having been bitten by this earlier,I would urge one and all to take precaution when it comes to friend.there’s no real concern even in the seemingly close friends out there.

  • joe

    October 28th, 2012 at 10:56 PM

    it is better to not expected and then maybe pleasantly surprised,rather than to expect and be disappointed.especially so with the degradation of ethics in most people.

  • EthaN

    October 29th, 2012 at 3:58 AM

    Have to suppose that friends and having friends helps you remember that there is support in your life even during the darkest times.
    If you have someone in your life on whom you can always depend that is going to keep you healthier and will help you stay more objective when the time comes to make some tough decisions.

  • emery

    October 29th, 2012 at 10:56 AM

    I seem to find that the times in my life when I could really benefit from having others around are the times when I tend to shut down and lock everyone out.
    Why do I do that? I know that having others by my side when I am experiencing something stressful would be a great step for me but I always find that this is the time when I tend to retreat inward and really want nothing at all to do with other people. I would like to say that I have always been able to manage on my own, and I guess in some ways I have, but I also know that I have been through some times that would have probably have been a little easier had I allowed someone else in and let them help me carry the load.

  • jenson.M

    October 29th, 2012 at 1:46 PM

    I’d much rather not depend upon anyone than to depend and then be disappointed or taken advantage of.From my experience,a lot of people are just not worth the trust that a good friend would need.Better safe than sorry.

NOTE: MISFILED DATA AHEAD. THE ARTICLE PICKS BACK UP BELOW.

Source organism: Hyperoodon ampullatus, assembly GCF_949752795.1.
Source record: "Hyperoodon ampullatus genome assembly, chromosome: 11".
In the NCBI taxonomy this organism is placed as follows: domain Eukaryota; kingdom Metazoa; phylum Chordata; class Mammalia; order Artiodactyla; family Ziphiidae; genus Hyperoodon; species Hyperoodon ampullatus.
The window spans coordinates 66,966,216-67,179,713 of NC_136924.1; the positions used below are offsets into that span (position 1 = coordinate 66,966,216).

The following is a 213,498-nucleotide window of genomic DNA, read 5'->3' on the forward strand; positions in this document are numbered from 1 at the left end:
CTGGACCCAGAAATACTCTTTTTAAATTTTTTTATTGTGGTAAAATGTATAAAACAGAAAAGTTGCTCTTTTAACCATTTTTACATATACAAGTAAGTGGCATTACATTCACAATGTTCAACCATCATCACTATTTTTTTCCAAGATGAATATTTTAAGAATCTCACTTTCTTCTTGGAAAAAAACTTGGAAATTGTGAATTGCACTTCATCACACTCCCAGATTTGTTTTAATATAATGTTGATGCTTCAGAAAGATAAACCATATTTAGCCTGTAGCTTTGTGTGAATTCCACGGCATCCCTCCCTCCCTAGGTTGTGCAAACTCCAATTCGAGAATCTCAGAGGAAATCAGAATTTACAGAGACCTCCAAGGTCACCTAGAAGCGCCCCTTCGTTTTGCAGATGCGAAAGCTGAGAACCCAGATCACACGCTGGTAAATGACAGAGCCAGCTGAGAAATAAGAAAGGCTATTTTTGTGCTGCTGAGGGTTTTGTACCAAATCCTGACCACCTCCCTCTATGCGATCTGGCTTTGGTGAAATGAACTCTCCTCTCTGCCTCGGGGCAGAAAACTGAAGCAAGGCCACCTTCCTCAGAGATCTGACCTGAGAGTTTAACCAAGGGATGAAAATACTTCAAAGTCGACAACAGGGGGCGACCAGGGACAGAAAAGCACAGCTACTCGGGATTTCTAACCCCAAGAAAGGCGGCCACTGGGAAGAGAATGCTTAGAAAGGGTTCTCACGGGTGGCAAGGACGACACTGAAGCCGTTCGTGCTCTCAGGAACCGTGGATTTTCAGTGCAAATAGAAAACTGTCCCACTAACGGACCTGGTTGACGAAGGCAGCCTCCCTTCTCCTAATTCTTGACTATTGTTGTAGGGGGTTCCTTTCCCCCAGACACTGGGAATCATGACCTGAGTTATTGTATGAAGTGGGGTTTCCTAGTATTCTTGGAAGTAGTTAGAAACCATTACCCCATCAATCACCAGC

• Mr.Z

    October 29th, 2012 at 11:32 PM

    Jenson, I agree!You can ask for help once, twice of thrice but it’s always better to learn to cope with your problem yourself. Dependency is inevitable I agree but the lesser dependency the better it is for us. We need to be able to manage our own situations because you never know when you are all alone and a situation comes up. Always great to be prepared for any eventuality.

  • bree

    October 30th, 2012 at 4:09 AM

    like i tell my own children- sometimes you get what you get and you don’t get upset
    so what if you don’t always have a bestie there for you?
    what if you have someone else that you may not have been as close to step in and lend a hand?
    isn’t something better than nothing in this case?

  • lucy

    December 13th, 2012 at 6:28 PM

    i live in a small community where everybody knows everybody and if you are on the inside thats great youve got it made but if youre the kind of person who people feel threatened by or dont like or they wont acknowledge because of what everyone else says than having no friends and being independent and being able to just handle youre own problems is a matter of survival you cant depend on people who ignore you because of what everyone else says small towns have unwritten rules that everyone knows and have to adhere to or you will be ejected out of the inside